16.5 Mapping the cold limits of the Desert Iguana
First, let’s work out the radiation required for the Desert Iguana to be 3 degrees C, the low body temperature threshold for survival. This is row one in our dataset.
a_max <- pars$abs_max # get the maximum solar absorptivity value, choosing row 1 D <- pars$D # diameter, m T_b_lower <- pars$T_b # body temperature, deg C M <- pars$M # metabolic rate, W/m2 E_ex <- pars$E_ex # evaporative heat loss from respiration, W/m2 E_sw <- pars$E_sw # evaporative heat loss from sweating, W/m2 k_b <- pars$k_b # thermal conductivity of the skin, W/(m C) K_b <- k_b/pars$d_b # thermal conductance of the skin, W/(m2 C) epsilon <- 1 # emissivity
Now, let’s define our input arguments for wind speed and air temperature as the microclim grids for North America in January - the coldest month in this part of the world.
Finally, we can run the
Now we have the amount of radiation needed at each air temperature and wind speed combination available across North America through each hour of the day such that a Desert Iguana in the open would be 3 degrees C. Let’s plot that for 4am and 12pm.
Note that some areas are negative! You can’t have negative radiation - in such places, it would clearly be physically impossible to be colder than 3 degrees C due to the particular combination of wind speed and air temperature at that time and location. The air temperature is simply too high, no matter what the ground or sky temperature is. Those places are thus within the climate space of the Desert Iguana in terms of cold tolerance.
In other places, however, where the required radiation is positive, there still may not be enough radiation available to be 3 degrees C. We want to know where those places are. We have already calculated the available radiation at each place and time - the ‘Q_rad_Jan_NAm’ and ‘Q_rad_Jan_NAm’ grids which should still be in R’s memory. Let’s replot the ones for January at 4am and 12pm again for comparison.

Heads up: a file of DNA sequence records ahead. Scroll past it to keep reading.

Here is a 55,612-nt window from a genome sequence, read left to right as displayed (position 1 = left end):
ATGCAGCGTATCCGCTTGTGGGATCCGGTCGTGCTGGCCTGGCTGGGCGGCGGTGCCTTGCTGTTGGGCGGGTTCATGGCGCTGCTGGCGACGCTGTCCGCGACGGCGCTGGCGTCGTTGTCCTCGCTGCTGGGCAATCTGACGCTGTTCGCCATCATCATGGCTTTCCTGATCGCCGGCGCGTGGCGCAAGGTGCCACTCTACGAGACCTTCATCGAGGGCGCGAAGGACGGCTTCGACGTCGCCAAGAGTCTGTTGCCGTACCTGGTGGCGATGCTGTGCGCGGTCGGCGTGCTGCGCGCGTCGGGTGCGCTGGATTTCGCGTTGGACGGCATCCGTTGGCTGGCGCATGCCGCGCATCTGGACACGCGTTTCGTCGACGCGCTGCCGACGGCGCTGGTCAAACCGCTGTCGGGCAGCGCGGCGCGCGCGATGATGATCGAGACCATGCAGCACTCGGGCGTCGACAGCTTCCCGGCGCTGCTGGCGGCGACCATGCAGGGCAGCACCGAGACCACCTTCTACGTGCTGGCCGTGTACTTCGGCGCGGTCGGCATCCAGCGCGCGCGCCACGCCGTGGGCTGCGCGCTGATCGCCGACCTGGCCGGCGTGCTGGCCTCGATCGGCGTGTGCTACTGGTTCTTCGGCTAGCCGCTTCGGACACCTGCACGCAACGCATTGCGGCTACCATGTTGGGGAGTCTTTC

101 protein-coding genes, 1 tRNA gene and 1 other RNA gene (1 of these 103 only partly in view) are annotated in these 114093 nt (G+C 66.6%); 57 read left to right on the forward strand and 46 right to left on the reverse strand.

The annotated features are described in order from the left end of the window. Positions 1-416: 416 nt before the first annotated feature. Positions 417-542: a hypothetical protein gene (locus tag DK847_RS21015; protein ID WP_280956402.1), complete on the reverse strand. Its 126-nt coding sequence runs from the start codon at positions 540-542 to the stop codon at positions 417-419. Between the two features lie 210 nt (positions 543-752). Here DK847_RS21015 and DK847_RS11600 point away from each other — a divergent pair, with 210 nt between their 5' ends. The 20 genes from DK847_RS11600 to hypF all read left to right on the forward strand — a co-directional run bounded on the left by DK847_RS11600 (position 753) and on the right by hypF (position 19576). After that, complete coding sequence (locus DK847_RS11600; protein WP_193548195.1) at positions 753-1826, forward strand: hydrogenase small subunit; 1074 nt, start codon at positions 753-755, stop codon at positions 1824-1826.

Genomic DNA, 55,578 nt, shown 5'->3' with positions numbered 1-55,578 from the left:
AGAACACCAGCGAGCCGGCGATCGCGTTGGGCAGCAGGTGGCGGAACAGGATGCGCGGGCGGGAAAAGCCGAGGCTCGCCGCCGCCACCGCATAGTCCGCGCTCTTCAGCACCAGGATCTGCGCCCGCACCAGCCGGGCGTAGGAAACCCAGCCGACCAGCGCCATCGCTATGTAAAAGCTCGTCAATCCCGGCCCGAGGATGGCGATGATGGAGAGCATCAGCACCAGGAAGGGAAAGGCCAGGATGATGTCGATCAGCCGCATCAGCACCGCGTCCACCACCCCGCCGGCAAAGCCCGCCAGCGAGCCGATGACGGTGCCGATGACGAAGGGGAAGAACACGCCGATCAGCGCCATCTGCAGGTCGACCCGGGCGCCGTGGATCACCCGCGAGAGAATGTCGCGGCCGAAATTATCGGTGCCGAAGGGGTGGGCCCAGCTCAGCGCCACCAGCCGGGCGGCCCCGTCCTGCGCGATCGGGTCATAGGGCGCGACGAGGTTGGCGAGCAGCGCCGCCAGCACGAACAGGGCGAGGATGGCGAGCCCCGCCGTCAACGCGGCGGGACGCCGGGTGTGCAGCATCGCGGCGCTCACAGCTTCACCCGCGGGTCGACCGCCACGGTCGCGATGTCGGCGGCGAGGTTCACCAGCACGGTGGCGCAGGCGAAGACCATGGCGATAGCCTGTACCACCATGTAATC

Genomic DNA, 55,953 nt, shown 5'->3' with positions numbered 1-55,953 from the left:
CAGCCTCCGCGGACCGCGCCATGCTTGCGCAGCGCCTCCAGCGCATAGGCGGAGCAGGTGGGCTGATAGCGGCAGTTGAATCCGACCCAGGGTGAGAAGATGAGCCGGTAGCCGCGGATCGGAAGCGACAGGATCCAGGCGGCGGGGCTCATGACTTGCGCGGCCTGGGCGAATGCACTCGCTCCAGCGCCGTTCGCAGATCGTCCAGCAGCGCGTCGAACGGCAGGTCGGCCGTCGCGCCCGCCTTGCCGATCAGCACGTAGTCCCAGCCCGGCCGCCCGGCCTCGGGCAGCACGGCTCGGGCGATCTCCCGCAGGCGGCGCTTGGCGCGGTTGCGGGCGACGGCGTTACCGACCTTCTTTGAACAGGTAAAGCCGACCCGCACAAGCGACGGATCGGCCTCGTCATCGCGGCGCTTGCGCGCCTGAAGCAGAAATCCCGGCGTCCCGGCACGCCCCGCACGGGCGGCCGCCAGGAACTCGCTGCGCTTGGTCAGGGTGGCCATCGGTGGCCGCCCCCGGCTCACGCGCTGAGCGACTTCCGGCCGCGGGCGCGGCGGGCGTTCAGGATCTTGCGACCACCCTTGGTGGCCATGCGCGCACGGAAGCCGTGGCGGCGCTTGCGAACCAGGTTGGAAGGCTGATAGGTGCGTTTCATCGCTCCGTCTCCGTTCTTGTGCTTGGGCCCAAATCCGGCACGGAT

If we subtract the required radiation values from the available radiation values, all the places we get a positive result will be the places that are too cold to be 3 degrees C or warmer. The next code chunk makes this calculation and plots it, making the upper z-limit zero so only areas where the lizard would be 3 degrees C or warmer are coloured.
To make things a bit clearer, you can add outline map of the world using the following code.
library(maps) map('world', add = TRUE)
In parts of Mexico and Central America you can see that it is warm enough for a Desert Iguana to be sitting out in the open at 4am in January and be warmer than 3 degrees, and the area where this is the case is much greater at midday. Let’s now plot the actual distribution of the Desert Iguana onto these maps. You’ve been supplied with this data in the file ‘dipso_dist.csv’ which was obtained using the
gbif function of the ‘dismo’ package, specifically the code:
library(dismo) dipso_dist <- gbif("Dipsosaurus", "dorsalis", geo = T) write.csv(dipso_dist, file = "dipso_dist.csv")
You can read it in with
dipso_dist<-read.csv("dipso_dist.csv") and add the points to each map with the following code inserted after each plot:
points(dipso_dist$lon, dipso_dist$lat, col = "black", cex = 0.5)
What would you conclude about cold as a limiting factor on the distribution of the Desert Iguana at this point?